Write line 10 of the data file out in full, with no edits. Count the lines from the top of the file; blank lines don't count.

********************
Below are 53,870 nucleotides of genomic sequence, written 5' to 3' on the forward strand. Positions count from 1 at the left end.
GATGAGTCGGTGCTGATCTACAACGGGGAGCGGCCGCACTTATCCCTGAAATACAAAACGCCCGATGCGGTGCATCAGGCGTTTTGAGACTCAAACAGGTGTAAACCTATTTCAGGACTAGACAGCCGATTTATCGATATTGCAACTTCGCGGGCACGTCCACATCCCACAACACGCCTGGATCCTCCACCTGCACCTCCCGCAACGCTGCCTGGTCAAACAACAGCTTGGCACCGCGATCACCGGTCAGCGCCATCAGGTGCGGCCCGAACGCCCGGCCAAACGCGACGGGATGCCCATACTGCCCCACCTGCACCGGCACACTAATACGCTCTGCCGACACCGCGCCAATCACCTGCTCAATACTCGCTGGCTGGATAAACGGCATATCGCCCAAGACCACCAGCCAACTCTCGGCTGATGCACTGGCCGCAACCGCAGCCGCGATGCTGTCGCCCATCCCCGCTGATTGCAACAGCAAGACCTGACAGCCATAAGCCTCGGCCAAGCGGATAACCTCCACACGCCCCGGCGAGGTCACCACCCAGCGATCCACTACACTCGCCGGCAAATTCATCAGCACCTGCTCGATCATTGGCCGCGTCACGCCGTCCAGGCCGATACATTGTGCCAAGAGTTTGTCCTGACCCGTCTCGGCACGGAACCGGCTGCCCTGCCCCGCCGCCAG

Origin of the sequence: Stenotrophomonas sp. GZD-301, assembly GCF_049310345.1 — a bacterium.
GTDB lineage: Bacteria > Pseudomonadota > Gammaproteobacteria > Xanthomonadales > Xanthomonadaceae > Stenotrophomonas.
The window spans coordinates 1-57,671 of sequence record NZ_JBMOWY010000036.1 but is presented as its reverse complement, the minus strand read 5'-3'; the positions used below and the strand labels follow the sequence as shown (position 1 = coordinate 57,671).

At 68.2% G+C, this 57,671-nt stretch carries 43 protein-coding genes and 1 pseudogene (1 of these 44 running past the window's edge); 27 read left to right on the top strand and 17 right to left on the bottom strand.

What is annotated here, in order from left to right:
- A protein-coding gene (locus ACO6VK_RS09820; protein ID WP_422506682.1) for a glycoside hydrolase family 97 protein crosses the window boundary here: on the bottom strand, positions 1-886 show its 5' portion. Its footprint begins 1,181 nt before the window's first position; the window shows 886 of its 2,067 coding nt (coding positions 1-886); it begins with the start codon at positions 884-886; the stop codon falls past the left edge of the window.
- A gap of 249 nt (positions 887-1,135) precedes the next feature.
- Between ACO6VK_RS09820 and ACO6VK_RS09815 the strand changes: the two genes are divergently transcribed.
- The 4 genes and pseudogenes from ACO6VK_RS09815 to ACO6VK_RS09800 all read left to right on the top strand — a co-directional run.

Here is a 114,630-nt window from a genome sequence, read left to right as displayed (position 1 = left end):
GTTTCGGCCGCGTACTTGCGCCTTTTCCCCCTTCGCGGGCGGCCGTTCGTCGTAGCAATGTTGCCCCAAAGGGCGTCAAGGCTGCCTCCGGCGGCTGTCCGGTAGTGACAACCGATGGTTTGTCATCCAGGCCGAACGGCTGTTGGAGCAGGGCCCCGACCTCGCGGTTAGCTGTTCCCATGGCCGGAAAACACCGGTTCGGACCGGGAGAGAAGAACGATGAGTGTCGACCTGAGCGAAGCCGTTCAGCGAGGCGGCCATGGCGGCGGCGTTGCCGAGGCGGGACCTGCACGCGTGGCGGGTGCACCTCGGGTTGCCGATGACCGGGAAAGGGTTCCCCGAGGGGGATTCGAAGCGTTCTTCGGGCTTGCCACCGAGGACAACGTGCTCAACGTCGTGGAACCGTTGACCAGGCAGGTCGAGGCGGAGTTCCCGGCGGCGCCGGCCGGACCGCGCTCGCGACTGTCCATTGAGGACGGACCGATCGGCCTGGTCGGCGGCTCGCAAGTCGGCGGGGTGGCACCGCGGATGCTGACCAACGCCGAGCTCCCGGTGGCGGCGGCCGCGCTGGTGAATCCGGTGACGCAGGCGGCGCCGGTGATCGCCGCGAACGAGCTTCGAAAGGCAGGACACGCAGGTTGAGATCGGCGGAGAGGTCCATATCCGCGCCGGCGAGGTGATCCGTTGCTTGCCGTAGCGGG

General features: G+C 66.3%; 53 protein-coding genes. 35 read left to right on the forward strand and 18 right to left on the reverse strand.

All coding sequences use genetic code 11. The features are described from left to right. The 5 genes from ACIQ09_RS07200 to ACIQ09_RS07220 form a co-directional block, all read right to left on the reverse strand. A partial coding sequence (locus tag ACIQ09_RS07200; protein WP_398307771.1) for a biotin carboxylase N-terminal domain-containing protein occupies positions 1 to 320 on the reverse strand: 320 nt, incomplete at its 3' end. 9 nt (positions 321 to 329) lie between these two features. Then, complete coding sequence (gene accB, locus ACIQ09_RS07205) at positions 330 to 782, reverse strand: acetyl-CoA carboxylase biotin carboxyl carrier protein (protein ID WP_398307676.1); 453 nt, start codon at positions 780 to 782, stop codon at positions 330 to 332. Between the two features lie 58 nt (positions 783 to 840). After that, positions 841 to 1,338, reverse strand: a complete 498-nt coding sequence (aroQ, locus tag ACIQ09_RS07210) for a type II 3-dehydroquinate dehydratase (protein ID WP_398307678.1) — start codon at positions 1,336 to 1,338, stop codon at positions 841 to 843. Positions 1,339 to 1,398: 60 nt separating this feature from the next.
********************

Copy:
- Between ACO6VK_RS09820 and ACO6VK_RS09815 the strand changes: the two genes are divergently transcribed.